But once arrived at the end of the tunnel, a certain joy to see the sky again cheers us up.
Mountain restaurant Horli-Hitta
We reach the Eggishorn station, with its cable car, located at 2’869m. These are the last efforts, the climb is quite steep. Upon our arrival, we discover a magnificent view of the Aletsch Glacier. We relax at the mountain restaurant Horli-Hitta.
We take a sit on the beautiful terrace to have a glass of wine and admire a spectacular view of the Aletsch Glacier in all its length, with its rough and cracked surface, as well as the views of several snow-capped peaks of over 4’000m.
The terrace is easily accessible and inevitably attracts many people.
We take a cable car to return from Eggishorn to Fiescheralp, where we have booked our hotel for a night, the hotel Jungfrau, a rather cheap place with simple but comfortable rooms. The other two hotels in Fiescheralp (Alpina and Eggishorn), although more expensive, are very friendly hotels, with Swiss style design and offering good food.
We have a beautiful view from the terrace of the hotel Alpina. The hotel has a good menu with Wallis wines, but the choice of strong alcohol is particularly impressive – grappa, absinthe, eaux-de-vie and especially “apricotine”, eau-de-vie made from apricots in Wallis, Olga’s favourite digestive.
The hike to the Aletsch Glacier is a memorable walk, and one of those hikes, which are considered as a “must” in Switzerland.
Access: The Aletsch Glacier is located in the canton of Wallis in Switzerland.
There are three choices of the starting point: 1) from Riederalp, 2) from Bettmeralp or 3) from Fiesch.
From Fiesch you can: 1) take two successive cable cars to Eggishorn or 2) take a cable car from Fiesch to Fiescheralp (otherwise, walk for 3 hours from Fiesch) and continue on foot to Eggishorn.
From Fiescheralp there are several possibilities to reach Eggishorn on foot: 1) take a loop by going through Lake Vordersee via the Tälligrat Tunnel (“Unnere Tälli”) or 2) take a direct trail to Eggishorn following the yellow signs for hikers (faster way).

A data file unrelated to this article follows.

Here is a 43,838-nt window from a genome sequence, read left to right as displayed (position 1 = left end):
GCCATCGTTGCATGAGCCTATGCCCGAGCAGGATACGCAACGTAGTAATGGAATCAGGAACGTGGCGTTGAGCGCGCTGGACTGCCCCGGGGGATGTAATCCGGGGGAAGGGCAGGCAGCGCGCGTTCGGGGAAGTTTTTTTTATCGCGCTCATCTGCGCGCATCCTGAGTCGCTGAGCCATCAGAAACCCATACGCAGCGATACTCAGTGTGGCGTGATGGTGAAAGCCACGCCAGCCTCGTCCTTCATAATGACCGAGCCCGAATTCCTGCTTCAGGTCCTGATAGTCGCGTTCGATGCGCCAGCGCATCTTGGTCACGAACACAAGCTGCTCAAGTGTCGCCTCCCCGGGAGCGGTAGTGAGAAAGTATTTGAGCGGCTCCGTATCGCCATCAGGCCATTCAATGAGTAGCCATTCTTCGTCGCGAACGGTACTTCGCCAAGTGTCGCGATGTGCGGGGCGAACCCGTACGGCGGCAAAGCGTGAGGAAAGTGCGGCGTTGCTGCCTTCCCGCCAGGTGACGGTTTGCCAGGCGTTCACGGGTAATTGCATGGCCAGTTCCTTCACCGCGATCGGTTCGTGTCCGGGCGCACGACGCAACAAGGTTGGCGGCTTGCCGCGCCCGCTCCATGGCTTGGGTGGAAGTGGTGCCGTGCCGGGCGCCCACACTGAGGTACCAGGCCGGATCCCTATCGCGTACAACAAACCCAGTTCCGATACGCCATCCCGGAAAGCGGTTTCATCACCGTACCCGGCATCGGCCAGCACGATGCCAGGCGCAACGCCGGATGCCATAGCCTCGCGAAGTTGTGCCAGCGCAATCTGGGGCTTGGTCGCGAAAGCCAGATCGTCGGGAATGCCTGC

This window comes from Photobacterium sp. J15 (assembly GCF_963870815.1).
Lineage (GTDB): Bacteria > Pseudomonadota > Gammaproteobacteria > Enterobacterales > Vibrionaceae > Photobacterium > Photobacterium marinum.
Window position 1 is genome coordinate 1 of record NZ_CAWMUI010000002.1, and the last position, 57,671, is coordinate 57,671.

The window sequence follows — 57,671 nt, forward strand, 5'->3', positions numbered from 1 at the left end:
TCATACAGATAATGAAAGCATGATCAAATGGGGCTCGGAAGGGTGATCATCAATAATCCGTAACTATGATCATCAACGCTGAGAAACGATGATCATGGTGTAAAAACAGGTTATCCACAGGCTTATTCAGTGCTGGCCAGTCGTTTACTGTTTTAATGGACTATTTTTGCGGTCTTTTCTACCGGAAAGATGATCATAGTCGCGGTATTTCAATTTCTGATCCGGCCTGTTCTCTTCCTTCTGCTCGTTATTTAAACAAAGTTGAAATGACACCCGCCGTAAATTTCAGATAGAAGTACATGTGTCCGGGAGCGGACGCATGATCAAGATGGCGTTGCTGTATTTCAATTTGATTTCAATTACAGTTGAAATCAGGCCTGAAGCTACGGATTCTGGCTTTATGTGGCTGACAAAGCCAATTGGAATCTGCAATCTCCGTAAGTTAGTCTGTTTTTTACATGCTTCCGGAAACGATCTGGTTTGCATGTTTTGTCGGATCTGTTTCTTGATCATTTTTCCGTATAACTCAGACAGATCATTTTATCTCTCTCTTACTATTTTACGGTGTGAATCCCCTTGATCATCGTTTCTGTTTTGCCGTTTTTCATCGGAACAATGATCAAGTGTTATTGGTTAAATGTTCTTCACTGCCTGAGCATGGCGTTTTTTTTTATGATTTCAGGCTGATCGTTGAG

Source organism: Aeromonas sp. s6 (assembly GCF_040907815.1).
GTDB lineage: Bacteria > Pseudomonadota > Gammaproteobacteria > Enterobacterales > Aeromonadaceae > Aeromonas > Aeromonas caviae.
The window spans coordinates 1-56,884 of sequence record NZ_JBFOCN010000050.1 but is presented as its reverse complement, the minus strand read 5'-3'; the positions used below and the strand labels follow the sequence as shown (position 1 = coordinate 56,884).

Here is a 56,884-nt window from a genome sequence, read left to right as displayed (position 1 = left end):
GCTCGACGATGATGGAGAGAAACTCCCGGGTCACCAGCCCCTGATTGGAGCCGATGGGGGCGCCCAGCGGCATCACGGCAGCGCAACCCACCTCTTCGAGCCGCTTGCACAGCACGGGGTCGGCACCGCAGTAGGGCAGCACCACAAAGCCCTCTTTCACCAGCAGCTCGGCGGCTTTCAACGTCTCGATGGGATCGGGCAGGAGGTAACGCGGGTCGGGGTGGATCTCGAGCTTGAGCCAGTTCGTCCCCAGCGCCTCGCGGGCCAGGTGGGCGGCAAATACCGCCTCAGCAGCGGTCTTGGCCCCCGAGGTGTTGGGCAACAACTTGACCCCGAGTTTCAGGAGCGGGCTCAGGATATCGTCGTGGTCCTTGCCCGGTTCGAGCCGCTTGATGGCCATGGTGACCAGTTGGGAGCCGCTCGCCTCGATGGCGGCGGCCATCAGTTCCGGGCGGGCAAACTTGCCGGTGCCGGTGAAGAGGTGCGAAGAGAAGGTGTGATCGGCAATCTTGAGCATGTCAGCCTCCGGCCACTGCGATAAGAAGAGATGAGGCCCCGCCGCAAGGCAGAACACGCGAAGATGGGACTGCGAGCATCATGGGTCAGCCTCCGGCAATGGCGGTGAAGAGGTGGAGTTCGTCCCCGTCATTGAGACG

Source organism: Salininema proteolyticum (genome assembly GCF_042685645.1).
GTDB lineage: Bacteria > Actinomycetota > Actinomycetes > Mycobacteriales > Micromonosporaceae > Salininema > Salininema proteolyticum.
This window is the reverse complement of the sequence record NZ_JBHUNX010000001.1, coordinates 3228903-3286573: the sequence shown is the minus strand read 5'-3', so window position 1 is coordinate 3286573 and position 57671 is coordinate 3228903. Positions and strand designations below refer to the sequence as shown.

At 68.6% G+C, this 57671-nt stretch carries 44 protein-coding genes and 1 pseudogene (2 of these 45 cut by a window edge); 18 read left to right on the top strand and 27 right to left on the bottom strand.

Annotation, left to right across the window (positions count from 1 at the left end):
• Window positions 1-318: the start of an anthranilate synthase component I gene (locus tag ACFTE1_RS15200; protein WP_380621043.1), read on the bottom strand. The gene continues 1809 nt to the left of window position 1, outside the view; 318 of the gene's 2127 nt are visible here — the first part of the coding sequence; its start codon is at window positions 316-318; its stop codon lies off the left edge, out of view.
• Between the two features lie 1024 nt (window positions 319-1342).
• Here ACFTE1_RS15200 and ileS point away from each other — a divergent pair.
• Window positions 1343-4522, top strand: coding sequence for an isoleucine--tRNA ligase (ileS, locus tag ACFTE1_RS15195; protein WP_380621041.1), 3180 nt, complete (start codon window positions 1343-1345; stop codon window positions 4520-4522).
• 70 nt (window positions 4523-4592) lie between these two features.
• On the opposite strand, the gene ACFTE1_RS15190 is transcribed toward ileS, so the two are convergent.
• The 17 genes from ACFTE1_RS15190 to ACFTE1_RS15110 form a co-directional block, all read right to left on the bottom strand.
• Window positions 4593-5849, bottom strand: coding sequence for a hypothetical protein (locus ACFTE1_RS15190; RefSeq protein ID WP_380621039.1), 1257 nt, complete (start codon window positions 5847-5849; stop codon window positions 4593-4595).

The hike to the Aletsch Glacier, which is described here, is a loop hike with a starting point from Fiesch, cable car ride to Fiescheralp (with the discovery of two glaciers: the Aletsch glacier and the Fiesch glacier. It’s also possible to hike around Eggishorn but the trail is steeper.
Duration: one day.
Difficulty: Easy hike: T2 (average, mountain hiking), about 15km between Fiescheralp, Gletscherstube (with detour to the glacier) and Horli-Hitta (Eggishorn), with 600m altitude difference between Fiescheralp and Horli-Hitta.
Hiking trails are well maintained and well marked, without any difficulties.
• Fiescheralp: hotel Alpina, hotel Eggishorn and hotel Jungfrau.
• Märjelensee: Gletscherstube Hut website (in German only).
Gletscherstube Hut is accessible by well-marked trails from Riederalp, Bettmeralp, Eggishorn, Kühboden/Fiescheralp and Fieschertal.
Open from July to October.
Dormitories with mattresses, pillows and duvets provided. For hygienic reasons, all visitors are required to bring a sleeping bag or linen.
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Written by ANYWAYINAWAY
Olga and Errol are the Swiss-Russian couple behind ANYWAYINAWAY. Passionate about unique culture and traditions, they decided to take career breaks and explore the world with the intention to expand awareness and provide new perspectives to the understanding of ethnic minority people, customs, traditions and culture. They also show the beauty of our planet and try to find something interesting in the ordinary.
Adélaïde BonnierPosted at 15:13h, 14 October
Hi, do you know if it is possible to do the aletsch glacier the first week of november ? Thank you
Errol OlgaPosted at 18:41h, 06 November
Hi, you can do winter walks in the Aletsch area, you can see the suggestions here https://www.aletscharena.ch/sports-winter/winter-walks/. However, I haven’t done hiking outside the summer months, I am not sure about November. You can also find the cablecar schedule here https://www.aletscharena.ch/cableways/seasonal-hours-times/. I would suggest you contact the tourism office to find out the information: https://www.aletscharena.ch/quicklinks-en/contact/
Felix Van LantschootPosted at 20:20h, 14 August
Hey, I love the information and want to do a hike at the glacier in september, looking to photograph the ice cave as well. Do you have a location where it is situated? 🙂 regards, Felix
Errol OlgaPosted at 19:09h, 06 November
Hi, sorry, I missed your comment.The cave is somewhere on the hiking trail that I have described.